I’m not sure what it is? Is it a generational thing? Is it a maturity level of the office? Or is it just a changing way of the working life? I have come to learn though, that suits don’t equal professionalism or a measure of work ethic. Maybe I need to get a hoodie like Zuckerberg?  Seems to work for him.

Feedback and Grains of Salt

I like to see myself as an open person, willing to try things, willing to take feedback on board, give it a try.

When I was younger and not as confident, I would take things said to me as gospel, especially as I moved into a Corporate environment, where coming from the Agency world I did feel like a fish out of water initially. I was probably treated that way too, you know, a Agency Recruiter in an HR world. I was viewed with suspicion. Too Salesy to fit within the HR world. Feedback came thick and fast, good and bad.

Here is some of the “magic” advice I received.

I was too loud!
Too relaxed, didn’t look stressed or hurried
Walked too slow
Used the phone to much
Wasn’t formal enough in interviews
Didn’t use interview guides as a script
Gave too much information about the company

I got it, we were a conservative company, and people should have been honoured to work with us.

I bought into it, I mean hey, what did I know right? Just an Agency Recruiter, entering the corporate world, we all have to adjust. So I adjusted.

Well, guess what happened? I sucked! I couldn’t find myself, I had been beaten into hiding the real me, I was living a lie at work, and I felt my performance suffering. Sure HR and some of the corporates were happier, but I wasn’t doing what I was brought in to do. And what’s worse? I wasn’t having fun. I was working to other people’s template as to what “being professional” meant.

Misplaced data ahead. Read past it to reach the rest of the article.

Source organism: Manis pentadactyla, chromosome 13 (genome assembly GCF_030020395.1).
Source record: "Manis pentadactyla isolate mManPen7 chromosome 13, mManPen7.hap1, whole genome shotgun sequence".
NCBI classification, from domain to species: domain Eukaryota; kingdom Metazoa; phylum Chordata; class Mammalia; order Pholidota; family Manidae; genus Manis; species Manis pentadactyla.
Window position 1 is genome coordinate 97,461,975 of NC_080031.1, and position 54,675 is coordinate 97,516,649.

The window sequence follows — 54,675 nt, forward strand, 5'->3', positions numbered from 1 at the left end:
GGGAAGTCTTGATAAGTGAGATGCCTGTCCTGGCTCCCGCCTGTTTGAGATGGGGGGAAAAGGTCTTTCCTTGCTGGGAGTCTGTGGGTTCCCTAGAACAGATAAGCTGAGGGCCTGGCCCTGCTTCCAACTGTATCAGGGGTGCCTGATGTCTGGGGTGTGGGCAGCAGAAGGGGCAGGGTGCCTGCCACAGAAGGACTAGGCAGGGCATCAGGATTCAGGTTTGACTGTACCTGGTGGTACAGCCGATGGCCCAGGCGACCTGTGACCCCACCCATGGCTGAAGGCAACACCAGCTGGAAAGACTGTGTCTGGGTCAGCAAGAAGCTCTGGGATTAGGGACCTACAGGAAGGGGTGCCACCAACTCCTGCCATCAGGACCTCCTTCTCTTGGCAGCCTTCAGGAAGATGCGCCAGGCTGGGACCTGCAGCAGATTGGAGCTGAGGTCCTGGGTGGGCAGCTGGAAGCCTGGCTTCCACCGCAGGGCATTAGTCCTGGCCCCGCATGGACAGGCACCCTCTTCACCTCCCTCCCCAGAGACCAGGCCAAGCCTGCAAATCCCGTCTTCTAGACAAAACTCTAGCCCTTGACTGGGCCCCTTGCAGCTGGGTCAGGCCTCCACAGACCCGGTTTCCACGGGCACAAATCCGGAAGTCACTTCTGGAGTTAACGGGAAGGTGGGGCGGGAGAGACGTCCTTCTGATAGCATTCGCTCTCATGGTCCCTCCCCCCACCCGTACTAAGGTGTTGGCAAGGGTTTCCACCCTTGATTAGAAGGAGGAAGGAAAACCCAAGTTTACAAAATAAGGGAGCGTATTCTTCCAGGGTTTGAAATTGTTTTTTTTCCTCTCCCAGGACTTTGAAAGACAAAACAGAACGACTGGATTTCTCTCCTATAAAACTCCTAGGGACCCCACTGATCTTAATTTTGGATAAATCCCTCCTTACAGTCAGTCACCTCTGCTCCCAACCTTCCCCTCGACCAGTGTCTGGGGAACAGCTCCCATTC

I took a step back and looked at the situation. What was the issue? There was a culture issue. Was it me? Was it the people who had given me the feedback? In the end, it was probably a mix of both. I spoke to the executive of the company, and voiced my confusion. What is the message you need to world to see about your/our company? And thus solidifying the fact that as Recruiters we are the front line of a companies success. Only as good as your people? Where do they come from? That’s right boys and girls…. US (no not the US of A) Recruiters! We are the Gatekeepers of the culture, and this was my chance to define that culture with the Executive.

From that I could see that the “stuffy” overly conservative style of Corporate Recruiting wasn’t going to cut it, it wasn’t really working towards the values they wanted, it turned out I could bring a bit more ME into the role. And the world got better (for me).

I learned some big lessons in this time. You can’t pretend to be something your not and be successful long term. Whilst people will give you feedback (and you must be thankful that they care enough to give it) not all of it will work for you, take what works and ignore the rest.

I’ve been given some great advice (that I now dispense) in regards to perception management, and toning down that Agency Dan in the corporate world, it was important, it was hard to hear, but heeding the advice and working with that really helped cement my standing in the environment and build on it.

There is good and bad feedback people! Your skill in detecting it, deciding what to act on and what to discount will play a big part in your future success.